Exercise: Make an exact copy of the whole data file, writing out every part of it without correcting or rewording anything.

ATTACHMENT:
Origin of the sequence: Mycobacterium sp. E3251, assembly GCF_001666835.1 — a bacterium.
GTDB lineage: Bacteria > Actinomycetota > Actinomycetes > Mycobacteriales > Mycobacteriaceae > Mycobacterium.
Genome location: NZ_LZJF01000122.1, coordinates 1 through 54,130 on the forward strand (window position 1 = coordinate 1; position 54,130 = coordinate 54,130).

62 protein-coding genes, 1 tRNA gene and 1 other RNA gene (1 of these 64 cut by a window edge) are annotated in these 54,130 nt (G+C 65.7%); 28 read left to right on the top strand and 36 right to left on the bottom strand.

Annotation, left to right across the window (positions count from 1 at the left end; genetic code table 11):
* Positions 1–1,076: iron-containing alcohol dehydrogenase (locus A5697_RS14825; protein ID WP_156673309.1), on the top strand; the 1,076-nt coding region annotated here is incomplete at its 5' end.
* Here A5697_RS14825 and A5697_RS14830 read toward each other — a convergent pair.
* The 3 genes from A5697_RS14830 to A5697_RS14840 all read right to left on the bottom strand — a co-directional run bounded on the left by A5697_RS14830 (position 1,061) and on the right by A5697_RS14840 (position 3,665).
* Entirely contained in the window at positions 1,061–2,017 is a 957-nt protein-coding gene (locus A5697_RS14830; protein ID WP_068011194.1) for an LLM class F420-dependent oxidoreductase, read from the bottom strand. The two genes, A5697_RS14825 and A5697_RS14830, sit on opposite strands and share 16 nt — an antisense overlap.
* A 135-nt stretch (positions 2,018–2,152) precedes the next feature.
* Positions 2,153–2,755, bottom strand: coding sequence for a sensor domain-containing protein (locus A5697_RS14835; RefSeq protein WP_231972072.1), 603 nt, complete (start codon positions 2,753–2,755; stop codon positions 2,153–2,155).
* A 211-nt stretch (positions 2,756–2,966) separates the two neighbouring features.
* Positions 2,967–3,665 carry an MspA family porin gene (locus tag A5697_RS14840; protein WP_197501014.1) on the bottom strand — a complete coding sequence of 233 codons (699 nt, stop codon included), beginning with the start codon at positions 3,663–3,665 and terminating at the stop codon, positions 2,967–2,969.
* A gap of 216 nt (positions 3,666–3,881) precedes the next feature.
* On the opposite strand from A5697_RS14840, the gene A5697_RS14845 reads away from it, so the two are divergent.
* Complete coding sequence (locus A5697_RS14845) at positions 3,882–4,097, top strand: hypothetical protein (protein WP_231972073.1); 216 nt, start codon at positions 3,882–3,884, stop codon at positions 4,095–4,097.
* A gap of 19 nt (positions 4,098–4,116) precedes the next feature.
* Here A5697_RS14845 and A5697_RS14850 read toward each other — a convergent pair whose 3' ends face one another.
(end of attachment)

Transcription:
Origin of the sequence: Mycobacterium sp. E3251, assembly GCF_001666835.1 — a bacterium.
GTDB lineage: Bacteria > Actinomycetota > Actinomycetes > Mycobacteriales > Mycobacteriaceae > Mycobacterium.
Genome location: NZ_LZJF01000122.1, coordinates 1 through 54,130 on the forward strand (window position 1 = coordinate 1; position 54,130 = coordinate 54,130).

62 protein-coding genes, 1 tRNA gene and 1 other RNA gene (1 of these 64 cut by a window edge) are annotated in these 54,130 nt (G+C 65.7%); 28 read left to right on the top strand and 36 right to left on the bottom strand.

Annotation, left to right across the window (positions count from 1 at the left end; genetic code table 11):
* Positions 1–1,076: iron-containing alcohol dehydrogenase (locus A5697_RS14825; protein ID WP_156673309.1), on the top strand; the 1,076-nt coding region annotated here is incomplete at its 5' end.
* Here A5697_RS14825 and A5697_RS14830 read toward each other — a convergent pair.
* The 3 genes from A5697_RS14830 to A5697_RS14840 all read right to left on the bottom strand — a co-directional run bounded on the left by A5697_RS14830 (position 1,061) and on the right by A5697_RS14840 (position 3,665).
* Entirely contained in the window at positions 1,061–2,017 is a 957-nt protein-coding gene (locus A5697_RS14830; protein ID WP_068011194.1) for an LLM class F420-dependent oxidoreductase, read from the bottom strand. The two genes, A5697_RS14825 and A5697_RS14830, sit on opposite strands and share 16 nt — an antisense overlap.
* A 135-nt stretch (positions 2,018–2,152) precedes the next feature.
* Positions 2,153–2,755, bottom strand: coding sequence for a sensor domain-containing protein (locus A5697_RS14835; RefSeq protein WP_231972072.1), 603 nt, complete (start codon positions 2,753–2,755; stop codon positions 2,153–2,155).
* A 211-nt stretch (positions 2,756–2,966) separates the two neighbouring features.
* Positions 2,967–3,665 carry an MspA family porin gene (locus tag A5697_RS14840; protein WP_197501014.1) on the bottom strand — a complete coding sequence of 233 codons (699 nt, stop codon included), beginning with the start codon at positions 3,663–3,665 and terminating at the stop codon, positions 2,967–2,969.
* A gap of 216 nt (positions 3,666–3,881) precedes the next feature.
* On the opposite strand from A5697_RS14840, the gene A5697_RS14845 reads away from it, so the two are divergent.
* Complete coding sequence (locus A5697_RS14845) at positions 3,882–4,097, top strand: hypothetical protein (protein WP_231972073.1); 216 nt, start codon at positions 3,882–3,884, stop codon at positions 4,095–4,097.
* A gap of 19 nt (positions 4,098–4,116) precedes the next feature.
* Here A5697_RS14845 and A5697_RS14850 read toward each other — a convergent pair whose 3' ends face one another.